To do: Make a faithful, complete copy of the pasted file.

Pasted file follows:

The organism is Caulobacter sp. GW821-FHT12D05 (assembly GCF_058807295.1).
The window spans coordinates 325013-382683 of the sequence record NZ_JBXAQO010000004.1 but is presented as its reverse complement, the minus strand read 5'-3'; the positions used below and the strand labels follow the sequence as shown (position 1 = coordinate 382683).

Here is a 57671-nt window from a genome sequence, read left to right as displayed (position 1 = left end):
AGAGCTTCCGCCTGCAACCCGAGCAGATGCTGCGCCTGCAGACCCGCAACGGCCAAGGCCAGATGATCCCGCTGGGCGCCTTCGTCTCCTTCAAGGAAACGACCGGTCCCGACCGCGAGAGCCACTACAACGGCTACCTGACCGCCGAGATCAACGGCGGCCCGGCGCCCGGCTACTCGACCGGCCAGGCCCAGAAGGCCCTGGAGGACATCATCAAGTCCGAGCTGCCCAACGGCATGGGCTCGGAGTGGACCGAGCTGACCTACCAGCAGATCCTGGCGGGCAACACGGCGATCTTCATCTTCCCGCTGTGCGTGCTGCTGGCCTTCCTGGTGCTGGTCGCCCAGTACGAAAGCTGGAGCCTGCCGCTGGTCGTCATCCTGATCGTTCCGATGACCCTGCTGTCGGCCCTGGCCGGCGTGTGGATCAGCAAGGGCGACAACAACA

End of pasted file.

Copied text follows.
The organism is Caulobacter sp. GW821-FHT12D05 (assembly GCF_058807295.1).
The window spans coordinates 325013-382683 of the sequence record NZ_JBXAQO010000004.1 but is presented as its reverse complement, the minus strand read 5'-3'; the positions used below and the strand labels follow the sequence as shown (position 1 = coordinate 382683).

Here is a 57671-nt window from a genome sequence, read left to right as displayed (position 1 = left end):
AGAGCTTCCGCCTGCAACCCGAGCAGATGCTGCGCCTGCAGACCCGCAACGGCCAAGGCCAGATGATCCCGCTGGGCGCCTTCGTCTCCTTCAAGGAAACGACCGGTCCCGACCGCGAGAGCCACTACAACGGCTACCTGACCGCCGAGATCAACGGCGGCCCGGCGCCCGGCTACTCGACCGGCCAGGCCCAGAAGGCCCTGGAGGACATCATCAAGTCCGAGCTGCCCAACGGCATGGGCTCGGAGTGGACCGAGCTGACCTACCAGCAGATCCTGGCGGGCAACACGGCGATCTTCATCTTCCCGCTGTGCGTGCTGCTGGCCTTCCTGGTGCTGGTCGCCCAGTACGAAAGCTGGAGCCTGCCGCTGGTCGTCATCCTGATCGTTCCGATGACCCTGCTGTCGGCCCTGGCCGGCGTGTGGATCAGCAAGGGCGACAACAACA